What is a price escalation clause?
This clause let’s a home buyer say, “I will pay X price for this home but if the seller receives another offer that is better than mine, I’m willing to increase my offer by X price. However, it should not exceed X price.” NOTE: This is done in stepped dollar increments frequently by $250, $500, or $1,000 up to the buyer’s ceiling price.
Here’s an example:
Buyer A offers $100,000 on a home with a rider that states, in the case of multiple offers; increase Buyer A’s offer by $1,000 and the maximum escalation is $110,000.
If no other buyers put in an offer, Buyer A’s offer stands at $100,000. However, let’s say another buyer comes along…Buyer B. Buyer B puts in an offer at $105,000. Buyer A’s offer automatically goes up to $106,000. If another buyer, Buyer C, puts in an offer at $110,000, Buyer A would not have the best offer as their escalation rider topped at $110,000.
Why use a price escalation clause?
This clause protects a client from overpaying AND also makes you a bit more appealing in a competitive offer situation. It states that you are only paying X amount more than the next highest offer and ONLY kicks in when other offers are not contingent on anything. It also protects the client as it gives the buyer a better chance of saving money and prevents them from having to go up to the highest bid.
Not every agent (or seller) will allow a price escalation clause. In fact, most bank owned properties will not. In the state of PA, if a seller takes advantage of the price escalation clause they must then provide a copy of the competing offer so that you can rest assured that the price escalation is fair.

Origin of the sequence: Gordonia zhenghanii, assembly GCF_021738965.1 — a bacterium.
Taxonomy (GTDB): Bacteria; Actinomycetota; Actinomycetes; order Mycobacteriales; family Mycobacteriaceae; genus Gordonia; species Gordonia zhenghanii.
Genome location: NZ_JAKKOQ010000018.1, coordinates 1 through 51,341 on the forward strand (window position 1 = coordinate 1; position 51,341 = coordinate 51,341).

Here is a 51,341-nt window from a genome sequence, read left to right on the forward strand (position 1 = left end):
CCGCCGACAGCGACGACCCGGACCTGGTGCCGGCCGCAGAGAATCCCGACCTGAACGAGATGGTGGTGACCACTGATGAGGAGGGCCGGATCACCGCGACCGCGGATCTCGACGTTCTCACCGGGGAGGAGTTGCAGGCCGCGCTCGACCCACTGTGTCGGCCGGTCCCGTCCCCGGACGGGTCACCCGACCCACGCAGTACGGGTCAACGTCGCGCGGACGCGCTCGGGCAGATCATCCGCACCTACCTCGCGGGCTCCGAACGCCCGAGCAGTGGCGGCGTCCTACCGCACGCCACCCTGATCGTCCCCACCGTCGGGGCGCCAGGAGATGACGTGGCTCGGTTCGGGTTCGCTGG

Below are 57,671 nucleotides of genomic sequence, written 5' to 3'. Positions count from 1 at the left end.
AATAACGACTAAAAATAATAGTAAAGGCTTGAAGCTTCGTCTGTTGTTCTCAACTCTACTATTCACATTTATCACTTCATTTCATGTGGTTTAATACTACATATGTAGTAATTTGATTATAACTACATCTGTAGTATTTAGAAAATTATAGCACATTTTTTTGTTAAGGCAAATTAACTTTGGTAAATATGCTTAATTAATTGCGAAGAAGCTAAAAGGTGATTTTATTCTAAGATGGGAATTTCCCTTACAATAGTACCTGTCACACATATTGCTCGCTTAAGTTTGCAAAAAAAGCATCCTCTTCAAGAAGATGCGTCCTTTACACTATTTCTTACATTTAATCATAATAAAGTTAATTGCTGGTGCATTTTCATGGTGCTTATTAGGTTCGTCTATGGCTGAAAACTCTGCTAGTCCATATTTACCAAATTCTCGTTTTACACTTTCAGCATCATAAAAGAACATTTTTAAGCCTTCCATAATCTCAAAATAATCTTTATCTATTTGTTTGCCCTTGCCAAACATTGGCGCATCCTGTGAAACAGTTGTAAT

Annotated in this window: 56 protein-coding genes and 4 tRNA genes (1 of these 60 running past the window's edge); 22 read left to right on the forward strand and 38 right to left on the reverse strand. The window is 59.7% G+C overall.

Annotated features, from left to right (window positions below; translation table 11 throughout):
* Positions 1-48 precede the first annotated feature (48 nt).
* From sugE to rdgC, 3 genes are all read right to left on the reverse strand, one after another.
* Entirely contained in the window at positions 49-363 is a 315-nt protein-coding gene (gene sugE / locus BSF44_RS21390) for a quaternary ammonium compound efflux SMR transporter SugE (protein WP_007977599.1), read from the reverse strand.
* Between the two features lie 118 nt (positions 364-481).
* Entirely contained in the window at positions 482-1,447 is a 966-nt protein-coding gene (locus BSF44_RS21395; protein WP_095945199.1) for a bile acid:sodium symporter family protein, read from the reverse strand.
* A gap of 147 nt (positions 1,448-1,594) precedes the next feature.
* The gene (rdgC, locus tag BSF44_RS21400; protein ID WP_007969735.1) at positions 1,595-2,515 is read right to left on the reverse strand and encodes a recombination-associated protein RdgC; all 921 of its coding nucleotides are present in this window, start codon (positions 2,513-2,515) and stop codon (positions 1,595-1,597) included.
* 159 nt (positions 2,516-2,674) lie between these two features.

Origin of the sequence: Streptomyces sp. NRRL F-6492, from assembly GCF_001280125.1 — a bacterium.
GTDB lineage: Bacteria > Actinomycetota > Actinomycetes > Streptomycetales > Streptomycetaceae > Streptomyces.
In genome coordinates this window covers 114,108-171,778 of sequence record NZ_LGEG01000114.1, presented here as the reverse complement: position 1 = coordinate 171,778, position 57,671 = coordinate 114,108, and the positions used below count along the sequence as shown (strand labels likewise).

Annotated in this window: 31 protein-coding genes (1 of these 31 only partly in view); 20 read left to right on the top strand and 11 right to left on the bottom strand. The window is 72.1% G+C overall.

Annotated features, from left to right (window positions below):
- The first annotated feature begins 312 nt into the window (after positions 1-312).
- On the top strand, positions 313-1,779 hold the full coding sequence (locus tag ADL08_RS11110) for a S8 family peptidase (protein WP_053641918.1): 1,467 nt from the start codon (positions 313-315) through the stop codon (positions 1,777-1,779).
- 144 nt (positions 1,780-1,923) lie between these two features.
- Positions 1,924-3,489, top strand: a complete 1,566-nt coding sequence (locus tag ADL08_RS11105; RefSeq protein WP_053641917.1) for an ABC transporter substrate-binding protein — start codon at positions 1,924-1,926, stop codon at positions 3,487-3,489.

When to use a price escalation clause?
Price escalation addendums are used during multiple offer situations and lets the seller know the buyers are really serious about pursing the home. Remember, you should never pay more than what you are comfortable with. Also, keep in mind that in order for a price escalation rider to kick in the sellers have to show us the other offers. That way we know for sure the other offers exist. IMPORTANT: Even if the price escalation is taken advantage of, the home still has to appraise at value. IF the home does not appraise at the increased sales price then the appraisal cut has to be negotiated between seller and buyer. Either the seller takes the hit, the buyer brings extra cash to table, or they split it down the middle.
Need more clarification? Contact us me at 717.963.0016 or firstname.lastname@example.org.